China’s defeat in the First Sino-Japanese War doomed the Qing Dynasty further. The empire’s foremost scholar-officials, including Kang Youwei, Liang Qichao, and Tan Sitong, all clamored for additional reforms. Their request was granted in June 1898 when the Guangxu Emperor finally approved what would be later called the Hundred Days’ Reform. But the conservatives felt that these reforms once again threatened their privileges, so they convinced the Empress Cixi to stop them. The empress then led a coup to oust the Guangxu Emperor. She then had the emperor imprisoned in one of the Qing palaces. The reformers Kang and Liang managed to escape to Japan, while the rest of the advocates for reform were executed.

Peace would be a far-fetched goal as the 20th-century greeted China with a peasant uprising called the Boxer Rebellion. This violent anti-imperialism and anti-Christian rebellion would only fuel the end of the Qing Dynasty. While Western troops were battling the rebels, Empress Cixi and members of the royal family fled to Xian in humiliation. The Qing Dynasty had completely lost not only its prestige but also the confidence of the Chinese people.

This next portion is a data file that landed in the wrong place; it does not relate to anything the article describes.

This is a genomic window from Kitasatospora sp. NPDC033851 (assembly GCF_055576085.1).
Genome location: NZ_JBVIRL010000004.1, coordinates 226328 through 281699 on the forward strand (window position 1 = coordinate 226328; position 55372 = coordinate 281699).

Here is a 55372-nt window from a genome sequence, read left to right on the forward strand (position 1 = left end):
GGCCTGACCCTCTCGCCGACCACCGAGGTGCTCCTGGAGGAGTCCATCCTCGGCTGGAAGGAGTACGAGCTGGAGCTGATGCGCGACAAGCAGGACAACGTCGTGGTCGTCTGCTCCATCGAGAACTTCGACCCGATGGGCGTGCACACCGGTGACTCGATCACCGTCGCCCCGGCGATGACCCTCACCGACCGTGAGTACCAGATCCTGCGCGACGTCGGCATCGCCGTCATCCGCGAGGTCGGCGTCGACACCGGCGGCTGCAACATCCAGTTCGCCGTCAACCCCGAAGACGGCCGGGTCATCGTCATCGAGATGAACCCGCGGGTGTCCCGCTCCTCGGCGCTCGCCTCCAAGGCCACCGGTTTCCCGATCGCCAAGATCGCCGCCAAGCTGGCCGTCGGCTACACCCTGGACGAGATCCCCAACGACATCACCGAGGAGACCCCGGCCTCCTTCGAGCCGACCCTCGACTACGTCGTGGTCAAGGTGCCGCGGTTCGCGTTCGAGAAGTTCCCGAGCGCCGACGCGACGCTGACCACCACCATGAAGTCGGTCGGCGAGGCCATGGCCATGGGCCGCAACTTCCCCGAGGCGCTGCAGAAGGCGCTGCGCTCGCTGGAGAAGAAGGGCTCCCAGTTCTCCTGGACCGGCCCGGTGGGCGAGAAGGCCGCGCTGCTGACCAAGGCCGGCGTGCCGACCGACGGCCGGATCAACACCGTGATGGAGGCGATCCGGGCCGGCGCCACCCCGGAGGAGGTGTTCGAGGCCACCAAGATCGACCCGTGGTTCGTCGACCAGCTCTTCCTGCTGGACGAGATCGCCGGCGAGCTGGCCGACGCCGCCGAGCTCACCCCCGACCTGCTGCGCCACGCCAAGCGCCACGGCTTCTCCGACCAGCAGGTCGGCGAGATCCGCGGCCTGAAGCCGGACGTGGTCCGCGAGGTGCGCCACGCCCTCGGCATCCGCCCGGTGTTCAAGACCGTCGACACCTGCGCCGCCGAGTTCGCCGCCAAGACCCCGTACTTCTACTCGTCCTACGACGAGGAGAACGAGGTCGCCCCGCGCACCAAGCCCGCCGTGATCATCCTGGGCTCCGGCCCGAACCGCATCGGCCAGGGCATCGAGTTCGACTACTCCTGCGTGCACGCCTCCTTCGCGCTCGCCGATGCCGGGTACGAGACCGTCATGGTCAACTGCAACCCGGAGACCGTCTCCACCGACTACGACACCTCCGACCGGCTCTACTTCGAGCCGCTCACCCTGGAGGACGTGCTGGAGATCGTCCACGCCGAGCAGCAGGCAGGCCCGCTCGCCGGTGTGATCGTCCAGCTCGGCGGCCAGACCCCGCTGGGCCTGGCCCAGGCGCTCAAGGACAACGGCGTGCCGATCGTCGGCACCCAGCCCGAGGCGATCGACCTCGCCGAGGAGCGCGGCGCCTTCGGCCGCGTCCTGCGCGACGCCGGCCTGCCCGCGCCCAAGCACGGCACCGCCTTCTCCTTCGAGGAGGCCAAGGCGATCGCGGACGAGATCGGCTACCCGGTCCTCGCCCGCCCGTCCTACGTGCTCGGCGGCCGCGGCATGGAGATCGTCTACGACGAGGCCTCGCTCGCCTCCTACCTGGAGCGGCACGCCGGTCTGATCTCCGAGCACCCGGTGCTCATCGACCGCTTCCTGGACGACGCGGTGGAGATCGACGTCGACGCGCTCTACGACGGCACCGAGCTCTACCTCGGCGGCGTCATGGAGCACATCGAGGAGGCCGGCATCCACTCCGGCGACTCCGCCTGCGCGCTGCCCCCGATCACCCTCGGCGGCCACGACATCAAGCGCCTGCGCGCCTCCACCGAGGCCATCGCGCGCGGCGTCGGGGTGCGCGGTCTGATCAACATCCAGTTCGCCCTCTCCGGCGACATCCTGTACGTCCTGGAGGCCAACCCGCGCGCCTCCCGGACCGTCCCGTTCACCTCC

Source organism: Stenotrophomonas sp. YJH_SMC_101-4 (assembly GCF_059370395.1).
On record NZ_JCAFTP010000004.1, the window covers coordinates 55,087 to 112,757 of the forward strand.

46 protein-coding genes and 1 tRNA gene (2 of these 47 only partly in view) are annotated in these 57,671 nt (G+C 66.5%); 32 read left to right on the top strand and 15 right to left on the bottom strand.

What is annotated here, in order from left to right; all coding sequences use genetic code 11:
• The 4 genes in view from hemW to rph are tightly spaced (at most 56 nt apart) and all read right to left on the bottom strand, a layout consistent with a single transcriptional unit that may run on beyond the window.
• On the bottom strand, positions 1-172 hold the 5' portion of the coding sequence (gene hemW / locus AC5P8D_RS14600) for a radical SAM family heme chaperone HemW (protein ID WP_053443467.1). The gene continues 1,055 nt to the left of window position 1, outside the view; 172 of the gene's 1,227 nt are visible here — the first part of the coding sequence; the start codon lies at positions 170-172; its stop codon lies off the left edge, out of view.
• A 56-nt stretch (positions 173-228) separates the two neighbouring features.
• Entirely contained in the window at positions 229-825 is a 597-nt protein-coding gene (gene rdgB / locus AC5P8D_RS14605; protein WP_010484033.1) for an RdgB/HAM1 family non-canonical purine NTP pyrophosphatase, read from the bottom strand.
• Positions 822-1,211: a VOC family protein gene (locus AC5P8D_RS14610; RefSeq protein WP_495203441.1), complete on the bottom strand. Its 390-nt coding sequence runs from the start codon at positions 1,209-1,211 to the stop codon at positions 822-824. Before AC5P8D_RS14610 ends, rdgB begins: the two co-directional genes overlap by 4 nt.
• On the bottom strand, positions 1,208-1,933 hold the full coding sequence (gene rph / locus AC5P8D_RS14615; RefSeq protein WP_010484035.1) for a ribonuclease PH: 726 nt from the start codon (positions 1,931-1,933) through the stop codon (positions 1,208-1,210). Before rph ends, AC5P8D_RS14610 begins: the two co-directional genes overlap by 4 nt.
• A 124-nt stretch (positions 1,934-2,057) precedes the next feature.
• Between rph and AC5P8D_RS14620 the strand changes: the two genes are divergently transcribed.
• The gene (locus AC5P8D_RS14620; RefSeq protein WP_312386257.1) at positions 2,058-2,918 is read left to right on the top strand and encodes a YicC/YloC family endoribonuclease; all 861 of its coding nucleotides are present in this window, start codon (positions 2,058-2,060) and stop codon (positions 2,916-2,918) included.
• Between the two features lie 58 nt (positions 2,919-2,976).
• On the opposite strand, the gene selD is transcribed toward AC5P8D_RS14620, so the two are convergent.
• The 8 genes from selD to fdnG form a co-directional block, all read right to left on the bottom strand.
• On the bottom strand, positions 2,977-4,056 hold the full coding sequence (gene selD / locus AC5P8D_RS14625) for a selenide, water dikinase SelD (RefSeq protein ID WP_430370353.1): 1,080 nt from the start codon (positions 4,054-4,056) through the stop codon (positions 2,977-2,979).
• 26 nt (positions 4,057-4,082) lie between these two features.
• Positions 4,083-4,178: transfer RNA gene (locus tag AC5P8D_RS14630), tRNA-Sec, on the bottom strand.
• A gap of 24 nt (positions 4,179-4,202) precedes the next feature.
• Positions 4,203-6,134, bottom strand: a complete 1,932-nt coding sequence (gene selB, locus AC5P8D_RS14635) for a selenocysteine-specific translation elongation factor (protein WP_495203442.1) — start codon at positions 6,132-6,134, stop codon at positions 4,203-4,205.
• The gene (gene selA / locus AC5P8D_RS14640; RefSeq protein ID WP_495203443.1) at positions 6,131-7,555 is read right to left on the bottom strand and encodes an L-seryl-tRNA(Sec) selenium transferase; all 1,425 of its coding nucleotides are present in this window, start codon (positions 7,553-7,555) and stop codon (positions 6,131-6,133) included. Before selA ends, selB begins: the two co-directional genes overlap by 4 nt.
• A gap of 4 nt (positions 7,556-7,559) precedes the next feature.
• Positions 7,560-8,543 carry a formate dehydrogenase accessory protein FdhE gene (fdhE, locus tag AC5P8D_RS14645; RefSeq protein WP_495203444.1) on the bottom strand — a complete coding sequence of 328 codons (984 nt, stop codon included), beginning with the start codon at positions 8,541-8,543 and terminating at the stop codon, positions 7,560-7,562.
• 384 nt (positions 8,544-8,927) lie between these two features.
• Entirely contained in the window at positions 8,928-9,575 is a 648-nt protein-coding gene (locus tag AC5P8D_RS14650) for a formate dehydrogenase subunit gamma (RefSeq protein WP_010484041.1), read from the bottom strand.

Reformers and revolutionaries alike emerged during the twilight years of the Qing Dynasty. The reformers were led by officials such as Zhang Zhidong, Yuan Shikai, and Liu Kunyi. The revolutionaries, on the other hand, included Huang Xing, Zuo Rong, and Qiu Jin.

One of the most significant reformer-revolutionary was Sun Yat-sen (1866-1925), a native of Xiangshan (later renamed Zhongshan), Guangdong. He lived with his brother in Hawaii for some time during his youth before coming back to China. He then studied medicine in Hong Kong, and eventually converted to Christianity. In 1894, he tried to convince Viceroy Li Hongzhang to implement reforms but he was rebuffed. He went back to Hawaii, but he was no longer pushed for reforms. There he organized a revolutionary organization, and plotted to seize Guangzhou. This plot, however, failed.

While staying in London in 1896, Sun Yat-sen was kidnapped by Qing agents. He was released through the efforts of his friend James Cantlie and the British press who rallied behind his cause. He later met with exiled reformers Liang Qichao and Kang Youwei, but unlike them, Sun Yat-sen believed that the Qing Dynasty had no place in modern China. He later teamed up with fellow revolutionary Huang Xing to form the Revolutionary Alliance while exiled in Tokyo in 1905. Their initial goal was to overthrow the Manchu rulers, followed by the establishment of a military dictatorship which would usher China from monarchy to democracy.

In 1905, Japanese forces were able to rout the Russians in the Russo-Japanese War. Japan became the undisputed military power on this side of the Pacific, and this victory was soon followed by its occupation of Manchuria. But for the empress, Japan’s strength was a testament to the triumph of constitutionalism pushed by some reformers in her own court. In the same year, she finally gave in to pressure and allowed the promulgation of a constitution.